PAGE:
Incorporation by Reference; North American Standard Out-of-Service Criteria; Hazardous Materials Safety Permits, 39587-39590 [2016-14245]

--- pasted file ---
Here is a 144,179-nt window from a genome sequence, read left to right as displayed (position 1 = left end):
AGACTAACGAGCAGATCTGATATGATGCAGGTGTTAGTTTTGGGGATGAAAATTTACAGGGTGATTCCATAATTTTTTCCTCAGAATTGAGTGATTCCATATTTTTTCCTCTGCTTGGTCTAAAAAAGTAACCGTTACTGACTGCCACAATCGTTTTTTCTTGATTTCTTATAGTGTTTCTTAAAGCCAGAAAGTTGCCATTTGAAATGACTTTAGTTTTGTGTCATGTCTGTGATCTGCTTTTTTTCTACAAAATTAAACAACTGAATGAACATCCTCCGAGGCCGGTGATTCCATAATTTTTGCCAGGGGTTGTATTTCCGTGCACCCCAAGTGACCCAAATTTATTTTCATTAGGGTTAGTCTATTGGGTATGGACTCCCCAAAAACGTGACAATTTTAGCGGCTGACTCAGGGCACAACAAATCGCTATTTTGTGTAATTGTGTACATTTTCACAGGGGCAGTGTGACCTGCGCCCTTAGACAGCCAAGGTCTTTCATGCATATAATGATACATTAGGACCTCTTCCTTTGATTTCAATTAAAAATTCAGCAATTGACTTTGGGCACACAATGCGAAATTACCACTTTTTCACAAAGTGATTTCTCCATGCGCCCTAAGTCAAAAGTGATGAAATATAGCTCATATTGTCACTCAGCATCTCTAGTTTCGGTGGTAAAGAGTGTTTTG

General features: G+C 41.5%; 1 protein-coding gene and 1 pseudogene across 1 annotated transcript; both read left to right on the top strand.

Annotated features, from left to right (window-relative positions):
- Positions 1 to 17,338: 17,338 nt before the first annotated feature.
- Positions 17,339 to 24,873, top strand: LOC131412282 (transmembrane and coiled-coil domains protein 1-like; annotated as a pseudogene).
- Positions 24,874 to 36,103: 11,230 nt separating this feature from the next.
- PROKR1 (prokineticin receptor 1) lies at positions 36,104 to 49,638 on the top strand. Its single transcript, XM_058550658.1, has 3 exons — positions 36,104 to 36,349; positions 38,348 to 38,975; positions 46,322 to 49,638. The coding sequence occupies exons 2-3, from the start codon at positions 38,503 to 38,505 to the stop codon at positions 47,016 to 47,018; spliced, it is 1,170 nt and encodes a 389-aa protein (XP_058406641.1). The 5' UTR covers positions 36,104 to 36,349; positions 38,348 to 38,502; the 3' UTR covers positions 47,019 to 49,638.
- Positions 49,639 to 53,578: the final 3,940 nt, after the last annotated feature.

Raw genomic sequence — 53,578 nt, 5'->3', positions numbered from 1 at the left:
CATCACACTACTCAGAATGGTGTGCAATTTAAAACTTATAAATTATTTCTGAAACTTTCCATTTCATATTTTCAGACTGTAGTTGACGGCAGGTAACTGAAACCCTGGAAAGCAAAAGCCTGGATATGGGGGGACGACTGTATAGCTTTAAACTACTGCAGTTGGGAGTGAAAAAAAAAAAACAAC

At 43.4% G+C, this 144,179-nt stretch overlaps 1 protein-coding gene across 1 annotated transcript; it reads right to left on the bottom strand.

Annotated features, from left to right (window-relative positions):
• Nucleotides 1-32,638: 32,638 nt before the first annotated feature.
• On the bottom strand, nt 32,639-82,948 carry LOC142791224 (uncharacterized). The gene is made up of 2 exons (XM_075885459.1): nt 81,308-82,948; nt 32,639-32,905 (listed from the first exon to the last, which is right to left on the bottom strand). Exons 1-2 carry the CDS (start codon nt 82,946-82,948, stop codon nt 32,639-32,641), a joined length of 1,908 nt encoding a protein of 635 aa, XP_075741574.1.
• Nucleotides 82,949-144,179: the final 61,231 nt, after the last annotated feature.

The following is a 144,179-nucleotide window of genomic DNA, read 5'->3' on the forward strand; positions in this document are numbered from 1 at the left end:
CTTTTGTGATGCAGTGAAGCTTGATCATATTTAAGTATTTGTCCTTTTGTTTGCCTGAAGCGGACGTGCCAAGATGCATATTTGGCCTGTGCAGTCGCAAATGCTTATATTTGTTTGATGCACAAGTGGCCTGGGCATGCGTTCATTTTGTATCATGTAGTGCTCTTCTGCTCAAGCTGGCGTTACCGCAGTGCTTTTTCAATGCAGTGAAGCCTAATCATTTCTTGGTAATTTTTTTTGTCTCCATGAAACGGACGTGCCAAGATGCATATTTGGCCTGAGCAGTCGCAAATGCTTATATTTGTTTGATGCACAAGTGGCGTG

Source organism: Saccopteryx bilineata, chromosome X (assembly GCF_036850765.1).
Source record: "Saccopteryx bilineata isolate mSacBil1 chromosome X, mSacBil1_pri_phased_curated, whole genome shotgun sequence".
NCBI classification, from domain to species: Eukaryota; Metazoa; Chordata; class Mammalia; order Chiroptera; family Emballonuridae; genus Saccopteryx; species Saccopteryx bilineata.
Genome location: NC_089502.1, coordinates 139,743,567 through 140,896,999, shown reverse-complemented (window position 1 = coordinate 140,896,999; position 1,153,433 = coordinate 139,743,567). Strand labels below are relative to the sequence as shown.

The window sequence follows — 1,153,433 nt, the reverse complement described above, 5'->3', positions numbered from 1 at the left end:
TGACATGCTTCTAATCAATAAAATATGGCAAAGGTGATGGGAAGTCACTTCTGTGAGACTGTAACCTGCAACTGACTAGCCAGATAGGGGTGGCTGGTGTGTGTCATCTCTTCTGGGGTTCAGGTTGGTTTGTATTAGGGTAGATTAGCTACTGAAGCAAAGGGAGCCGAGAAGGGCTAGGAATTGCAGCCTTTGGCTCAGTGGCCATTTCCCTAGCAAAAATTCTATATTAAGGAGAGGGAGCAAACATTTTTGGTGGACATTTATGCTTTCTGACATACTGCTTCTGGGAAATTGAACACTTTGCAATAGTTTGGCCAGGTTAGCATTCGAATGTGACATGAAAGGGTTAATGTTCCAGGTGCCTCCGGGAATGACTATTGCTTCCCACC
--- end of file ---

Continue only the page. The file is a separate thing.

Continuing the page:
Download as PDF 39587 Federal Register / Vol. 81, No. 117 / Friday, June 17, 2016 / Rules and Regulations EPA-APPROVED IOWA REGULATIONS Iowa citation State effective date Title EPA approval date Explanation Iowa Department of Natural Resources Environmental Protection Commission [567] * * * * * * * Chapter 20—Scope of Title—Definitions—Forms—Rules of Practice * 567–20.2 ........... * * Definitions ..................................... * * * 5/7/08 * * 6/17/16 and [Insert Federal Register citation]. * * * The definitions for anaerobic lagoon, odor, and odorous substance are not SIP approved. * * * * * Chapter 21—Compliance 567–21.1 ........... Compliance Schedule ................... * * 5/7/08 * 6/17/16 and [Insert Federal Register citation]. * * Chapter 33—Special Regulations and Construction Permit Requirements for Major Stationary Sources—Prevention of Significant Deterioration (PSD) of Air Quality * 567–33.3 ........... 567–33.9 ........... * * * * * Special Construction Permit Requirements for Major Stationary Sources in Areas Designated Attainment or Unclassified (PSD). Plantwide Applicability Limitations * * [FR Doc. 2016–14282 Filed 6–16–16; 8:45 am] BILLING CODE 6560–50–P DEPARTMENT OF TRANSPORTATION Federal Motor Carrier Safety Administration 49 CFR Parts 385 Incorporation by Reference; North American Standard Out-of-Service Criteria; Hazardous Materials Safety Permits Federal Motor Carrier Safety Administration (FMCSA), DOT. ACTION: Final rule. FMCSA amends its Hazardous Materials Safety Permits rules to update the current incorporation by reference of the Commercial Vehicle Safety Alliance’s (CVSA) ‘‘North American Standard Outof-Service Criteria and Level VI Inspection Procedures and Out-of- SUMMARY: ehiers on DSK5VPTVN1PROD with RULES Service Criteria for Commercial Highway Vehicles Transporting Transuranics and Highway Route Controlled Quantities of Radioactive Materials as defined in 49 CFR part 173.403.’’ Currently the rules reference the April 1, 2015, edition of the out-ofservice criteria and, through this final rule, FMCSA incorporates the April 1, 2016, edition. Jkt 238001 Mr. Michael Huntley, Federal Motor Carrier Safety Administration, Office of Policy, 1200 New Jersey Avenue SE., Washington, DC 20590–0001, by telephone at (202) 366–9209 or via email michael.huntley@dot.gov. Office hours are from 8 a.m. to 4:30 p.m., Monday through Friday, except Federal holidays. If you have questions on viewing the docket, contact Docket Operations, telephone 202–366–9826. FOR FURTHER INFORMATION CONTACT: AGENCY: Frm 00047 Fmt 4700 * I. Rulemaking Documents A. Availability of Rulemaking Documents For access to docket FMCSA–2016– 0120 to read background documents and comments received, go to http:// www.regulations.gov at any time, or to Docket Services at U.S. Department of Transportation, Room W12–140, 1200 New Jersey Avenue SE., Washington, DC 20590, between 9 a.m. and 5 p.m., Monday through Friday, except Federal holidays. B. Privacy Act In accordance with 5 U.S.C. 553(c), DOT although this action adopts a final rule and, thus, comments are not solicited, DOT accepts comments from the public to better inform its rulemaking process. DOT posts these comments, without edit, including any personal information the commenter provides, to www.regulations.gov, as described in the system of records notice (DOT/ALL–14 FDMS), which can be reviewed at www.dot.gov/privacy. SUPPLEMENTARY INFORMATION: PO 00000 * 6/17/16 and [Insert Federal Register citation]. Effective June 17, 2016. The incorporation by reference of certain publications listed in the rule is approved by the Director of the Federal Register in accordance with 5 U.S.C. 552(a) and 1 CFR part 51 as of June 17, 2016. RIN 2126–AB92 15:07 Jun 16, 2016 7/17/13 * 6/17/16 and [Insert Federal Register citation]. DATES: [Docket No. FMCSA–2016–0120] VerDate Sep<11>2014 * 7/17/13 Sfmt 4700 E:\FR\FM\17JNR1.SGM 17JNR1 39588 Federal Register / Vol. 81, No. 117 / Friday, June 17, 2016 / Rules and Regulations II. Executive Summary This rulemaking updates an incorporation by reference found at 49 CFR 385.4 and referenced at 49 CFR 385.415(b)(1). The rules currently reference the April 1, 2015, edition of ‘‘North American Standard Out-ofService Criteria and Level VI Inspection Procedures and Out-of-Service Criteria for Commercial Highway Vehicles Transporting Transuranics and Highway Route Controlled Quantities of Radioactive Materials as defined in 49 CFR part 173.403.’’ In this final rule, FMCSA incorporates the April 1, 2016, edition. Ten actions were completed to update the 2016 edition of the handbook and distinguish it from the previous edition of the handbook. The revision does not impose new requirements or substantively amend the Code of Federal Regulations. ehiers on DSK5VPTVN1PROD with RULES III. Legal Basis for the Rulemaking Congress has enacted several statutory provisions to improve the safety of hazardous materials transported in interstate commerce. Specifically, in provisions codified at 49 U.S.C. 5105(d), relating to inspections of motor vehicles carrying hazardous material, and 49 U.S.C. 5109, relating to motor carrier safety permits, the Secretary of the Department of Transportation is required to promulgate regulations as part of a comprehensive safety program on hazardous material safety permits. The FMCSA Administrator has been delegated authority under 49 CFR 1.87 to carry out the rulemaking functions vested in the Secretary of Transportation. Consistent with that authority, FMCSA has promulgated regulations to address the congressional mandate. Such regulations on hazardous materials are the underlying provisions that have utilized the material incorporated by reference discussed in this notice. The Administrative Procedure Act (APA) (5 U.S.C. 553) specifically provides that adherence to its notice and public comment rulemaking procedures are not required where the Agency finds there is good cause to dispense with such procedures (and incorporates the finding and a brief statement of reasons to support the finding in the rules issued). Generally, good cause exists where the Agency determines that notice and public comment procedures are impracticable, unnecessary, or contrary to the public interest (5 U.S.C. 553 (b)(3)(B)). This document updates an incorporation by reference found at 49 CFR 385.4 and referenced at 49 CFR 385.415(b)(1). As VerDate Sep<11>2014 15:07 Jun 16, 2016 Jkt 238001 discussed in detail below, this revision does not impose new requirements or substantively change the Code of Federal Regulations. For these reasons, the FMCSA finds good cause that notice and public comment procedures are unnecessary. IV. Background Currently, 49 CFR 385.415 prescribes operational requirements for motor carriers transporting hazardous materials for which a hazardous materials safety permit is required. Section 385.415(b)(1) requires that motor carriers must ensure a pre-trip inspection be performed on each motor vehicle to be used to transport a highway route controlled quantity of a Class 7 (radioactive) material, in accordance with the requirements of the ‘‘North American Standard Out-ofService Criteria and Level VI Inspection Procedures and Out-of-Service Criteria for Commercial Highway Vehicles Transporting Transuranics and Highway Route Controlled Quantities of Radioactive Materials as defined in 49 CFR part 173.403.’’ With regard to the specific edition of the out-of-service criteria, 49 CFR 385.4, as amended on June 18, 2015 (80 FR 34839), references the April 1, 2015, edition. This final rule amends § 385.4(b) by replacing the reference to the April 1, 2015, edition date with the new edition date of April 1, 2016. FMCSA has reviewed the April 1, 2016, edition and determined there are no substantive changes that would result in motor carriers being subjected to a new or amended standard. The changes are outlined below for reference. It is necessary to update the reference to ensure that motor carriers and enforcement officials have convenient access to the correctly identified inspection criteria that are referenced in the rules. There were ten actions taken to update the 2016 edition that distinguish it from the previous edition of the handbook. Additional conforming changes have been made to the table of contents, but those are not included in this summary. (All references are to the April 1, 2016, North American Standard Out-of-Service Criteria and Level VI Inspection Procedures and Out-ofService Criteria for Commercial Highway Vehicles Transporting Transuranics and Highway Route Controlled Quantities of Radioactive Materials as defined in 49 CFR part 173.403.) The first action addresses consistency with 49 CFR 383.25, the out-of-service condition that prohibits drivers from holding a commercial driver’s learner’s permit (CLP) and PO 00000 Frm 00048 Fmt 4700 Sfmt 4700 transporting passengers. (Part I, Item 3.b.) This action updates the language used in the criteria to align with the regulatory language and is not a substantive change. The second and third actions modified the language regarding medical certificates and how to handle Canadian Class 5 or G licenses. These updates occur in Part I, Item 4 (Driver Medical/Physical Requirements). Part I, Item 4.b.(3) is necessary due to recent changes in FMCSA policy regarding the verification of a valid medical certificate. And, the note that clarifies how to handle the discrepancy when applying Canadian and U.S. driver medical requirements was amended in section 4.b., to require Canadian drivers operating a commercial motor vehicle within the United States with a valid Class 5 or G license to provide evidence of compliance with medical requirements. FMCSA views these changes as nonsubstantive, as they are already found in the relevant U.S. or Canadian regulations. The fourth action in Part II, Item 2 (Cargo Securement, Tiedown Defect Table) involves an adjustment made to the table that would eliminate the possibility of an inspector declaring a vehicle out-of-service for a defect-only violation instead of an out-of-service condition. The Agency does not consider this a substantive change. The fifth action adds language to (Driveline/Driveshaft) specifically, Part II, Item 4.b. which indicates that a missing bearing cap retainer clip is a condition for placing a vehicle out-ofservice. This addition is not considered substantive, as it acknowledges that light duty vehicles may use retainer clips as opposed to bolts to secure the bearing cap. Because a missing bolt had previously been determined to be an out-of-service condition, it was determined that a missing bearing cap retainer clip should similarly be considered an out-of-service condition. Modification of language in Part II, Item 7 (Fuel Systems) is the sixth action taken to address the criteria and it consolidates and clarifies the section on the measurement of gaseous fuels. Again, this change is not considered substantive as it clarifies, based on consultation and input from industry experts, that a leak measured to be below 5,000 parts per million is not an imminent hazard and, therefore, not an out-of-service condition. The seventh action, Part II (Lighting Devices), Item 8 involves the creation of new out-of-service criteria that resolves situations where a trailer light cord is either left unplugged, had become unplugged in transit, or there was a E:\FR\FM\17JNR1.SGM 17JNR1 Federal Register / Vol. 81, No. 117 / Friday, June 17, 2016 / Rules and Regulations defect in the cord or connector that causes all or many of the trailer lamps to become inoperative. It was determined that in these situations, a single out-of-service condition would be recorded rather than multiple out-ofservice conditions listed for the single defect, the cord or connector. Because inoperable lamps on the rear of trailers are already an out-of-service condition, this is not a substantive change. In the eighth action, language was amended to the out-of-service criteria from Part II, Item 9.f. Steering Mechanisms that would quantify how loose a power assist cylinder must be in order to warrant placing the CMV outof-service. The revision clarifies the existing language and is not a substantive change. The ninth action required in Part II, Item 10.b. Suspensions adds a clarifying note and reference to an existing operational policy that explains what a secondary air bag is. FMCSA does not consider this to be a substantive change. The final action establishes a new outof-service condition for debris between tires in a dual set. This is not considered to be a substantive change, as the change was established to account for the infrequent event in which a solid object can become a projectile and impact a trailing vehicle when dislodged from between the tires of a dual tire set. In reality, these solid objects, when noticed, will be remedied on the spot with an inspector, so the likelihood of an ensuing out-of-service order is very low. V. Regulatory Analyses ehiers on DSK5VPTVN1PROD with RULES E.O. 12866 (Regulatory Planning and Review and DOT Regulatory Policies and Procedures as Supplemented by E.O. 13563) FMCSA has determined that this action is not a significant regulatory action under section 3(f) of Executive Order 12866, Regulatory Planning and Review, as supplemented by E.O. 13563 (76 FR 3821, January 21, 2011), and is also not significant within the meaning of DOT regulatory policies and procedures (DOT Order 2100.5 dated May 22, 1980; 44 FR 11034, February 26, 1979) and does not require an assessment of potential costs and benefits under section 6(a)(3) of that Order. The Office of Management and Budget (OMB) did not, therefore, review this document. Regulatory Flexibility Act The Regulatory Flexibility Act of 1980 (5 U.S.C. 601 et seq.) requires Federal agencies to consider the effects of the regulatory action on small business and VerDate Sep<11>2014 15:07 Jun 16, 2016 Jkt 238001 other small entities and to minimize any significant economic impact. The term ‘‘small entities’’ comprises small businesses and not-for-profit organizations that are independently owned and operated and are not dominant in their fields, and governmental jurisdictions with populations of less than 50,000.1 Under the Regulatory Flexibility Act of 1980 (5 U.S.C. 601–612), FMCSA is not required to complete a regulatory flexibility analysis, because, as discussed earlier in the legal basis section, this action is not subject to notice and comment under section 553(b) of the Administrative Procedure Act. Assistance for Small Entities In accordance with section 213(a) of the Small Business Regulatory Enforcement Fairness Act of 1996, FMCSA wants to assist small entities in understanding this rule so that they can better evaluate its effects. If the rule will affect your small business, organization, or governmental jurisdiction and you have questions concerning its provisions, please consult the FMCSA point of contact, Michael Huntley, listed in the FOR FURTHER INFORMATION CONTACT section of this rule. Unfunded Mandates Reform Act of 1995 The Unfunded Mandates Reform Act of 1995 (2 U.S.C. 1531–1538) requires Federal agencies to assess the effects of their discretionary regulatory actions. In particular, the Act addresses actions that may result in the expenditure by a State, local, or tribal government, in the aggregate, or by the private sector of $155 million (which is the value equivalent to $100,000,000 in 1995, adjusted for inflation to 2014 levels) or more in any one year. This final rule will not result in such an expenditure. Paperwork Reduction Act Under the Paperwork Reduction Act of 1995 (PRA) (44 U.S.C. 3501 et seq.), Federal agencies must obtain approval from the OMB for each collection of information they conduct, sponsor, or require through regulations. FMCSA determined that no new information collection requirements are associated with this final rule. E.O. 13132 Federalism A rule has implications for Federalism under Section 1(a) of Executive Order 13132 if it has ‘‘substantial direct effects on the States, on the relationship between the national 1 Regulatory Flexibility Act (5 U.S.C. 601 et seq.) see National Archives at http://www.archives.gov/ federal-register/laws/regulatory-flexibility/601.html. PO 00000 Frm 00049 Fmt 4700 Sfmt 4700 39589 government and the States, or on the distribution of power and responsibilities among the various levels of government.’’ FMCSA analyzed this rule under that Order and determined that it does not have implications for federalism. E.O. 12988 Civil Justice Reform This final rule meets applicable standards in sections 3(a) and 3(b)(2) of E.O. 12988, Civil Justice Reform, to minimize litigation, eliminate ambiguity, and reduce burden. E.O. 13045 Protection of Children E.O. 13045, Protection of Children from Environmental Health Risks and Safety Risks (62 FR 19885, Apr. 23, 1997), requires agencies issuing ‘‘economically significant’’ rules, to include an evaluation of their environmental health and safety effects on children, if the agency has reason to believe that the rule may disproportionately affect children. The Agency determined this final rule is not economically significant. Therefore, no analysis of the impacts on children is required. In any event, the Agency does not anticipate that this regulatory action could pose an environmental or safety risk that could disproportionately affect children. E.O. 12630 Taking of Private Property FMCSA reviewed this final rule in accordance with E.O. 12630, Governmental Actions and Interference with Constitutionally Protected Property Rights, and has determined it will not effect a taking of private property or otherwise have taking implications. Privacy Impact Assessment Section 522 of title I of division H of the Consolidated Appropriations Act, 2005, enacted December 8, 2004 (Pub. L. 108–447, 118 Stat. 2809, 3268, 5 U.S.C. 552a note), requires the Agency to conduct a privacy impact assessment (PIA) of a regulation that will affect the privacy of individuals. This rule does not require the collection of personally identifiable information (PII) or affect the privacy of individuals. E.O. 12372 Intergovernmental Review The regulations implementing E.O. 12372 regarding intergovernmental consultation on Federal programs and activities do not apply to this rule. E.O. 13211 (Energy Supply, Distribution, or Use) FMCSA has analyzed this rule under E.O. 13211, Actions Concerning Regulations That Significantly Affect Energy Supply, Distribution, or Use. E:\FR\FM\17JNR1.SGM 17JNR1 39590 Federal Register / Vol. 81, No. 117 / Friday, June 17, 2016 / Rules and Regulations The Agency has determined that it is not a ‘‘significant energy action’’ under that order because it is not a ‘‘significant regulatory action’’ likely to have a significant adverse effect on the supply, distribution, or use of energy. Therefore, it does not require a Statement of Energy Effects. E.O. 13175 (Indian Tribal Governments) This rule does not have tribal implications under E.O. 13175, Consultation and Coordination with Indian Tribal Governments, because it would not have a substantial direct effect on one or more Indian tribes, on the relationship between the Federal Government and Indian tribes, or on the distribution of power and responsibilities between the Federal Government and Indian tribes. ehiers on DSK5VPTVN1PROD with RULES National Technology Transfer and Advancement Act (Technical Standards) The National Technology Transfer and Advancement Act (NTTAA) (15 U.S.C. 272 note) directs agencies to use voluntary consensus standards in their regulatory activities unless the agency provides Congress, through OMB, with an explanation of why using these standards would be inconsistent with applicable law or otherwise impractical. Voluntary consensus standards (e.g., specifications of materials, performance, design, or operation; test methods; sampling procedures; and related management systems practices) are standards that are developed or adopted by voluntary consensus standards bodies. FMCSA does not intend to adopt its own technical standard, thus there is no need to submit a separate statement to OMB on this matter. The standard being incorporated in this final rule is discussed in detail in section IV, Background, and is reasonably available through the CVSA Web site. Environment (NEPA, CAA, Environmental Justice) FMCSA analyzed this rule for the purpose of the National Environmental Policy Act of 1969 (42 U.S.C. 4321 et seq.) and determined this action is categorically excluded from further analysis and documentation in an environmental assessment or environmental impact statement under FMCSA Order 5610.1(69 FR 9680, March 1, 2004), Appendix 2, paragraph (6)(b). This Categorical Exclusion (CE) covers minor revisions to regulations. The content in this rule is covered by this CE and the final action does not have any effect on the quality of the environment. The CE determination is available for inspection or copying in VerDate Sep<11>2014 15:07 Jun 16, 2016 Jkt 238001 the Regulations.gov Web site listed under ADDRESSES. FMCSA also analyzed this rule under the Clean Air Act, as amended (CAA), section 176(c) (42 U.S.C. 7401 et seq.), and implementing regulations promulgated by the Environmental Protection Agency. Approval of this action is exempt from the CAA’s general conformity requirement since it does not affect direct or indirect emissions of criteria pollutants. Under E.O. 12898, each Federal agency must identify and address, as appropriate, ‘‘disproportionately high and adverse human health or environmental effects of its programs, policies, and activities on minority populations and low-income populations’’ in the United States, its possessions, and territories. FMCSA has determined that this rule has no environmental justice implications, nor does its promulgation cause any collective environmental impact. List of Subjects in 49 CFR Part 385 Administrative practice and procedure, Highway safety, Incorporation by reference, Mexico, Motor carriers, Motor vehicle safety, Reporting and recordkeeping requirements. In consideration of the foregoing, FMCSA is amending 49 CFR chapter III, part 385, as set forth below: PART 385—SAFETY FITNESS PROCEDURES 1. The authority citation for part 385 is revised to read as follows: ■ Authority: 49 U.S.C. 113, 504, 521(b), 5105(d), 5109, 13901–13905, 31133, 31135, 31136, 31137, 31144, 31148, and 31502; Sec. 113(a), Pub. L. 103–311; Sec. 408, Pub. L. 104–88 109 Stat. 803, 958 Sec. 350 of Pub. L. 107–87; and 49 CFR 1.87. ■ 2. Revise § 385.4(b) to read as follows: § 385.4 Matter incorporated by reference. * * * * * (b) ‘‘North American Standard Out-ofService Criteria and Level VI Inspection Procedures and Out-of-Service Criteria for Commercial Highway Vehicles Transporting Transuranics and Highway Route Controlled Quantities of Radioactive Materials as defined in 49 CFR part 173.403,’’ April 1, 2016; incorporation by reference approved for § 385.415(b). * * * * * PO 00000 Frm 00050 Fmt 4700 Sfmt 4700 Issued under authority delegated in 49 CFR 1.87 on: June 10, 2016. T.F. Scott Darling, III, Acting Administrator. [FR Doc. 2016–14245 Filed 6–16–16; 8:45 am] BILLING CODE 4910–EX–P DEPARTMENT OF COMMERCE National Oceanic and Atmospheric Administration 50 CFR Part 648 [Docket No. 151210999–6348–02] RIN 0648–XE681 Fisheries of the Northeastern United States; Atlantic Sea Scallop Fishery; Closure of the Nantucket Lightship North Access Area to General Category Individual Fishing Quota Scallop Vessels National Marine Fisheries Service (NMFS), National Oceanic and Atmospheric Administration (NOAA), Commerce. ACTION: Temporary rule; closure. AGENCY: NMFS announces that the Nantucket Lightship North Scallop Access Area will close to Limited Access General Category Individual Fishing Quota scallop vessels for the remainder of the 2016 fishing year as of the effective date below. No vessel issued a Limited Access General Category Individual Fishing Quota permit may fish for, possess, or land scallops from the Nantucket Lightship North Scallop Access Area. Regulations require this action once it is projected that 100 percent of trips allocated to the Limited Access General Category Individual Fishing Quota scallop vessels for the Nantucket Lightship North Scallop Access Area will be taken. DATES: Effective 0001 hr local time, June 16, 2016, through February 28, 2017. FOR FURTHER INFORMATION CONTACT: Shannah Jaburek, Fishery Management Specialist, (978) 282–8456. SUPPLEMENTARY INFORMATION: Regulations governing fishing activity in the Sea Scallop Access Areas can be found in 50 CFR 648.59 and 648.60. These regulations authorize vessels issued a valid Limited Access General Category (LAGC) Individual Fishing Quota (IFQ) scallop permit to fish in the Nantucket Lightship North Scallop Access Area under specific conditions, including a total of 485 trips that may be taken during the 2016 fishing year. Section 648.60(g)(3)(iii) requires the Nantucket Lightship North Scallop SUMMARY: E:\FR\FM\17JNR1.SGM 17JNR1